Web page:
Informing the COVID-19 response: mathematicians’ contributions to pandemic planning and response

(This is a guest post by Professor James McCaw, as part of our miniseries of articles/essays by Australian mathematicians involved in the pandemic response. A pdf version of this article is available here.)

COVID-19 has changed how we live our lives, and will continue to do so for some time yet. Australia has been fortunate in many ways. We have clearly defined borders which are able to be managed effectively. We have a highly functional public health system. Despite the challenges in Victoria in mid-2020, ultimately we increased testing and contact tracing capacity enough to suppress transmission. We have, for the most part, seen coherent leadership from our state and Commonwealth political leaders.

The ‘science’—from clinical and lab-based research to mathematical modelling—has been listened to and, again for the most part, acted upon.

But world class research is clearly not sufficient to manage the pandemic. The United Kingdom—the ‘home’, and I would argue ‘intellectual powerhouse’, of mathematical epidemiology—has suffered greatly. As has the United States and much of Europe.

In Australia, the field of mathematical epidemiology is still in development. It was only 2005 when Australia’s National Health and Medical Research Council made its first major investment, funding a ‘Capacity Building Grant’ in infectious diseases modelling to support public health. I was fortunate to be appointed as a post-doctoral research fellow under the scheme, as were a number of other now well-known mathematical epidemiologists including Professor Jodie McVernon (Doherty Institute) and A/Prof James Wood (UNSW), who trained in infectious disease modelling and mathematical physics respectively. The grant was led by Professor Raina MacIntyre, a prominent epidemiologist and media figure in Australia’s COVID-19 response.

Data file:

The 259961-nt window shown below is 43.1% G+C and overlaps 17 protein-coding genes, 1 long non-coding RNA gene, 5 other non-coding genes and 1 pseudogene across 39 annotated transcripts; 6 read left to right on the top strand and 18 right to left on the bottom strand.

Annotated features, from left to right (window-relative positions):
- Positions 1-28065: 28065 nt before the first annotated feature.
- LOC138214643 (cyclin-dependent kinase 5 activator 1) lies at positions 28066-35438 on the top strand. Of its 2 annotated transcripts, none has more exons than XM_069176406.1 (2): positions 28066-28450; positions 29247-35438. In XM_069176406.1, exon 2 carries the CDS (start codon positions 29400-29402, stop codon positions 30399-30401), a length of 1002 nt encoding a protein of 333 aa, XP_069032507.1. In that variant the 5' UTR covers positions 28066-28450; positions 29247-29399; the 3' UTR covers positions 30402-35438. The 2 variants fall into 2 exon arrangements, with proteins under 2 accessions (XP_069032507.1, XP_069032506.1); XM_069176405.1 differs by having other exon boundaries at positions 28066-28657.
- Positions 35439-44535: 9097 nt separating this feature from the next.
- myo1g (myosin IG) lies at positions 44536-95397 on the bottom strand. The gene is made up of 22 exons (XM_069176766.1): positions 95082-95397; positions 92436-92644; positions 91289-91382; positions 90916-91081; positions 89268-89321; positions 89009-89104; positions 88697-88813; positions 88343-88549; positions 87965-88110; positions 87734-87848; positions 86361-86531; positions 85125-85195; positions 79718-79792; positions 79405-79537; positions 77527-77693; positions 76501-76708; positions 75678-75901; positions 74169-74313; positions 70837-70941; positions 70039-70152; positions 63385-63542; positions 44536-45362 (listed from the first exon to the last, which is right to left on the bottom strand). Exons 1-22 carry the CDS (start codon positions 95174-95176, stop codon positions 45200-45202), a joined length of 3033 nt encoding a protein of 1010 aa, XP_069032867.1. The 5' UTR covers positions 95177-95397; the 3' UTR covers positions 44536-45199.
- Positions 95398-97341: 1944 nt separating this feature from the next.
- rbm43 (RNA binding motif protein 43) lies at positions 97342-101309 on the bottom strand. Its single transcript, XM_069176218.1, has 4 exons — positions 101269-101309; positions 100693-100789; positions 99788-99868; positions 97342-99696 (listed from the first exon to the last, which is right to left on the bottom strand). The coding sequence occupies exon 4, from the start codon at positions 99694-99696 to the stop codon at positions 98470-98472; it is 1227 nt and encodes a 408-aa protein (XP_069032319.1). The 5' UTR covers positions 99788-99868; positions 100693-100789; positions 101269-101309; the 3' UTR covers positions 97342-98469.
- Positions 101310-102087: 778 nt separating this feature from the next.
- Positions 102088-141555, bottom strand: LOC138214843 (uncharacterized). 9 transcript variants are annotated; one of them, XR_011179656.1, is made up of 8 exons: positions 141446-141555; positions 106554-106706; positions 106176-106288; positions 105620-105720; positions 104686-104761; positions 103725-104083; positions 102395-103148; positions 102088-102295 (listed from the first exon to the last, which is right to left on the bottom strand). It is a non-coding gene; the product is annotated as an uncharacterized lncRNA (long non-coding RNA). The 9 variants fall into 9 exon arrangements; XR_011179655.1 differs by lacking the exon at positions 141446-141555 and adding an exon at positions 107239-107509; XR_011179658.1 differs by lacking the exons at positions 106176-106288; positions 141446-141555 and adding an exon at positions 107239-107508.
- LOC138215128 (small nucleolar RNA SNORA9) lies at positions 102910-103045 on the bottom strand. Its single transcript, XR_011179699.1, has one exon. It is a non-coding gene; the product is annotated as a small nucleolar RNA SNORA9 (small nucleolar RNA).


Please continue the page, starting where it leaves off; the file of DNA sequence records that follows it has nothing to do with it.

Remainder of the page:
From the outset, we were engaged with the Australian Government Department of Health’s Office of Health Protection, the body responsible for preparedness and response to public health emergencies in Australia. At the time, the focus was on SARS and pandemic influenza.

As a mathematician, I have maintained an open dialogue with the Commonwealth for over 15 years. Through contractual research, we have developed stochastic models for border incursions, examined optimal distribution strategies for limited supplies of antivirals, estimated the volume of Personal Protection Equipment (PPE) required in a response and examined optimal strategies for vaccination. These analyses informed the development and multiple revisions of the Australian Health Management Plan for Pandemic Influenza (AHMPPI). In February 2020, with input from me and colleagues, the AHMPPI was rapidly adapted for COVID-19.